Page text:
Go Back   Forno Bravo Forum: The Wood-Fired Oven Community > Pizza Oven Design and Installation > Pompeii Oven Construction

Like Tree2Likes

Reply
 
LinkBack Thread Tools Display Modes
  #51  
Old 10-07-2006, 05:05 PM
dmun's Avatar
Moderator
 
Join Date: Jul 2005
Location: New Jersey USA
Posts: 4,216
Default firebox instalation



Here's the template on the insulating concrete base of the fireplace. I've chalked around it to show where to put mortar.



Here's the floor laid in, with the extra bricks around it to support the walls. I used sacrete type S (the same mortar I've used for the structural brick and block work) to stick it to the floor, and firestop 50 between the firebricks. That left me juggling two batches of mortar, and two trowels.



This is the firebox half way up: The visible part of the fireplace is seven bricks high.
Reply With Quote
  #52  
Old 10-07-2006, 05:09 PM
dmun's Avatar
Moderator
 
Join Date: Jul 2005
Location: New Jersey USA
Posts: 4,216
Default firebox instalation

Here is the firebox all the way up, plus two partial rows for the back of the Rumford throat.



A side view. Note in all these pictures a rare use of my Great Grandfather Straw's plumb bob.



Scrubbed and ready for the rest of the throat construction.

Reply With Quote
  #53  
Old 10-07-2006, 05:30 PM
CAM's Avatar
CAM CAM is offline
Peasant
 
Join Date: Jul 2006
Location: Stuart FL
Posts: 39
Default Wow

Quite the project you've got going and very nice work. Can't wait to see more. Please keep the pictures coming. Very cool!
Reply With Quote
  #54  
Old 10-15-2006, 04:02 PM
dmun's Avatar
Moderator
 
Join Date: Jul 2005
Location: New Jersey USA
Posts: 4,216
Default rumford throat

Here's the drawing for the rumford "throat".

A word of explaination: Rumford realized that all the heat from a fireplace came from radiation, rather than heating the air. His plan was to make a shallow firebox with steeply angled walls, topped with a inverted funnel with a flat back to match the vertical back wall of the firebox, and a curved front surface to channel the smoke into a narrow slot at the top. This creates a jet effect that fully burns the wood, rather than have the smoky mess that too many modern domestic fireplaces are.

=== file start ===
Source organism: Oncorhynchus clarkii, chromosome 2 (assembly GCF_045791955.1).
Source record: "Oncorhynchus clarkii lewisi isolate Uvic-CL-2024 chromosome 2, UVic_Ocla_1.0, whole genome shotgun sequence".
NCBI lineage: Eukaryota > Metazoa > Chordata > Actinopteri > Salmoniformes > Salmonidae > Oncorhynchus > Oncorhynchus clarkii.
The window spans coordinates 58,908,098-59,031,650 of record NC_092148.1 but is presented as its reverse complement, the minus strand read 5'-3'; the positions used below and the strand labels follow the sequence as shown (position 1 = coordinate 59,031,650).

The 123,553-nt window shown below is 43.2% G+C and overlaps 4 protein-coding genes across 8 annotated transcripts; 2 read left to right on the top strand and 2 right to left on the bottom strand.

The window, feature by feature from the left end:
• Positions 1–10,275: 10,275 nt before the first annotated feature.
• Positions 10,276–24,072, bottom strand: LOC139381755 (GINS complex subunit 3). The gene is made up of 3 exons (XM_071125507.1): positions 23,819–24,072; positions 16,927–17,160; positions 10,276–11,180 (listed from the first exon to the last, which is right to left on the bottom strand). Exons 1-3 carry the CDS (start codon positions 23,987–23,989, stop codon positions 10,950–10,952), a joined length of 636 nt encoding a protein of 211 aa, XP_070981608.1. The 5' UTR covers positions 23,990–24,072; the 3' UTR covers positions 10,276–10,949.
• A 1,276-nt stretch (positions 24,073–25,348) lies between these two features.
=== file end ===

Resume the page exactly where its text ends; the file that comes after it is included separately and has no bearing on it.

The rectangle in the drawing represents the two pieces of plywood that guide the curve of the throat in the jig, like the ribs of an oven jig. This photo shows the form mounted and in position. I had to make a rim at the front of the form to support the first row of bricks.

Here are the brick wedges you see in side view in the drawing. By coincidence the angle of the strips is the same as my jig I made for the geodesic triangles. Each strip is formed by cutting an angled piece off each edge of a firebrick, and then cutting it in half.
Reply With Quote
  #55  
Old 10-15-2006, 04:10 PM
dmun's Avatar
Moderator
 
Join Date: Jul 2005
Location: New Jersey USA
Posts: 4,216
Default Rumford throat

The side walls of the inverted funnel have wierd angled curves. These were drawn to a cardboard jig, and pretty much cut by hand.

The first rows of bricks were half bricks, cut at an angle to be vertical in the front. The curve of the throat was then established by the angled strips. It's a little odd from the brick oven perspective, because the curve is concave, and the wide part of the brick faces inward.

Halfway up, an unwanted angle is appearing, because of the cumulative errors of the hand cut strips.

a (blurry) inside view.

Last edited by dmun; 10-15-2006 at 08:50 PM.
Reply With Quote
  #56  
Old 10-15-2006, 04:15 PM
dmun's Avatar
Moderator
 
Join Date: Jul 2005
Location: New Jersey USA